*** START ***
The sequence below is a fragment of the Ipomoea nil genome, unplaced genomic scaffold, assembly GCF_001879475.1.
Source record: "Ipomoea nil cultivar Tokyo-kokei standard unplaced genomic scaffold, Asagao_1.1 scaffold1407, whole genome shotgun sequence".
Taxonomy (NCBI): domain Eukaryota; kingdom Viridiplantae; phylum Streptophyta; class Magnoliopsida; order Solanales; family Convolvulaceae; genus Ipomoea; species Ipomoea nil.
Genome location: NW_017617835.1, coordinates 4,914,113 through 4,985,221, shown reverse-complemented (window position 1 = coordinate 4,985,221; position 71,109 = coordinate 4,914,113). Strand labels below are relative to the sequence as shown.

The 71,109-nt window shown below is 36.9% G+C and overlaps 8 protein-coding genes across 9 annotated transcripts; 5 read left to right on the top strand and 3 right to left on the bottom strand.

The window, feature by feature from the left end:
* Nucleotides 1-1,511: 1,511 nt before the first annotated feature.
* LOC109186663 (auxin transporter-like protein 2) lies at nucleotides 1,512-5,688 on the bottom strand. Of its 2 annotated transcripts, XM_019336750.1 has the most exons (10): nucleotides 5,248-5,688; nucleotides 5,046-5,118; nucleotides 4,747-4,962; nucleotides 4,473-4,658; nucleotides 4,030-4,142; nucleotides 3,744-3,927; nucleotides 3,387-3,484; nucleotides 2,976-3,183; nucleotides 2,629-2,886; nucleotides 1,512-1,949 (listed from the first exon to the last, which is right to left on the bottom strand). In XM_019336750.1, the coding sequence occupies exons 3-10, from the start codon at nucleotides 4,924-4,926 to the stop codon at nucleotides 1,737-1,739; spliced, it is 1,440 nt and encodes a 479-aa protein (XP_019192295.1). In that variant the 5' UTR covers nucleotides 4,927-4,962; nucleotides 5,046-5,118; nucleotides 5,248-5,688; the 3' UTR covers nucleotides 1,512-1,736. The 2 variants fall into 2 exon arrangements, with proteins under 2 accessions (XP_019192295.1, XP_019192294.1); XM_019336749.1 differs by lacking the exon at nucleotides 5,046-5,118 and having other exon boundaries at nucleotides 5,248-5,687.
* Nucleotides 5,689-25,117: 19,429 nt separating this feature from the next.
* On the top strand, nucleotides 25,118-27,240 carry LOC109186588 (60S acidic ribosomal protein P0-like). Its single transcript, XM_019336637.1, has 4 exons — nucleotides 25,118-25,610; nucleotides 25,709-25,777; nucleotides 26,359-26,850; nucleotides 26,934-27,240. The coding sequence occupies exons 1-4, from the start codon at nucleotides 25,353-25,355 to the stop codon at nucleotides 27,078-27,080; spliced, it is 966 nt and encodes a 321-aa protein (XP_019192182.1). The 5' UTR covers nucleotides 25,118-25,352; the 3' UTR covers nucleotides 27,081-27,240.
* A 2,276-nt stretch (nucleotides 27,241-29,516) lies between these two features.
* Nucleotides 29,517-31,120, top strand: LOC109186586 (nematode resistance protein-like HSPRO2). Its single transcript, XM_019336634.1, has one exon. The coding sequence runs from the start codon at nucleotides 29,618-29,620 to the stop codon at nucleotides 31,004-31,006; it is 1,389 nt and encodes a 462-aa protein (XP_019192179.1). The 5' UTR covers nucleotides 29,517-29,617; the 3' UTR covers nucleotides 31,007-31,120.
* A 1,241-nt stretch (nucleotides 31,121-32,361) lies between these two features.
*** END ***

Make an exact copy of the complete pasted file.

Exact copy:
The sequence below is a fragment of the Ipomoea nil genome, unplaced genomic scaffold, assembly GCF_001879475.1.
Source record: "Ipomoea nil cultivar Tokyo-kokei standard unplaced genomic scaffold, Asagao_1.1 scaffold1407, whole genome shotgun sequence".
Taxonomy (NCBI): domain Eukaryota; kingdom Viridiplantae; phylum Streptophyta; class Magnoliopsida; order Solanales; family Convolvulaceae; genus Ipomoea; species Ipomoea nil.
Genome location: NW_017617835.1, coordinates 4,914,113 through 4,985,221, shown reverse-complemented (window position 1 = coordinate 4,985,221; position 71,109 = coordinate 4,914,113). Strand labels below are relative to the sequence as shown.

The 71,109-nt window shown below is 36.9% G+C and overlaps 8 protein-coding genes across 9 annotated transcripts; 5 read left to right on the top strand and 3 right to left on the bottom strand.

The window, feature by feature from the left end:
* Nucleotides 1-1,511: 1,511 nt before the first annotated feature.
* LOC109186663 (auxin transporter-like protein 2) lies at nucleotides 1,512-5,688 on the bottom strand. Of its 2 annotated transcripts, XM_019336750.1 has the most exons (10): nucleotides 5,248-5,688; nucleotides 5,046-5,118; nucleotides 4,747-4,962; nucleotides 4,473-4,658; nucleotides 4,030-4,142; nucleotides 3,744-3,927; nucleotides 3,387-3,484; nucleotides 2,976-3,183; nucleotides 2,629-2,886; nucleotides 1,512-1,949 (listed from the first exon to the last, which is right to left on the bottom strand). In XM_019336750.1, the coding sequence occupies exons 3-10, from the start codon at nucleotides 4,924-4,926 to the stop codon at nucleotides 1,737-1,739; spliced, it is 1,440 nt and encodes a 479-aa protein (XP_019192295.1). In that variant the 5' UTR covers nucleotides 4,927-4,962; nucleotides 5,046-5,118; nucleotides 5,248-5,688; the 3' UTR covers nucleotides 1,512-1,736. The 2 variants fall into 2 exon arrangements, with proteins under 2 accessions (XP_019192295.1, XP_019192294.1); XM_019336749.1 differs by lacking the exon at nucleotides 5,046-5,118 and having other exon boundaries at nucleotides 5,248-5,687.
* Nucleotides 5,689-25,117: 19,429 nt separating this feature from the next.
* On the top strand, nucleotides 25,118-27,240 carry LOC109186588 (60S acidic ribosomal protein P0-like). Its single transcript, XM_019336637.1, has 4 exons — nucleotides 25,118-25,610; nucleotides 25,709-25,777; nucleotides 26,359-26,850; nucleotides 26,934-27,240. The coding sequence occupies exons 1-4, from the start codon at nucleotides 25,353-25,355 to the stop codon at nucleotides 27,078-27,080; spliced, it is 966 nt and encodes a 321-aa protein (XP_019192182.1). The 5' UTR covers nucleotides 25,118-25,352; the 3' UTR covers nucleotides 27,081-27,240.
* A 2,276-nt stretch (nucleotides 27,241-29,516) lies between these two features.
* Nucleotides 29,517-31,120, top strand: LOC109186586 (nematode resistance protein-like HSPRO2). Its single transcript, XM_019336634.1, has one exon. The coding sequence runs from the start codon at nucleotides 29,618-29,620 to the stop codon at nucleotides 31,004-31,006; it is 1,389 nt and encodes a 462-aa protein (XP_019192179.1). The 5' UTR covers nucleotides 29,517-29,617; the 3' UTR covers nucleotides 31,007-31,120.
* A 1,241-nt stretch (nucleotides 31,121-32,361) lies between these two features.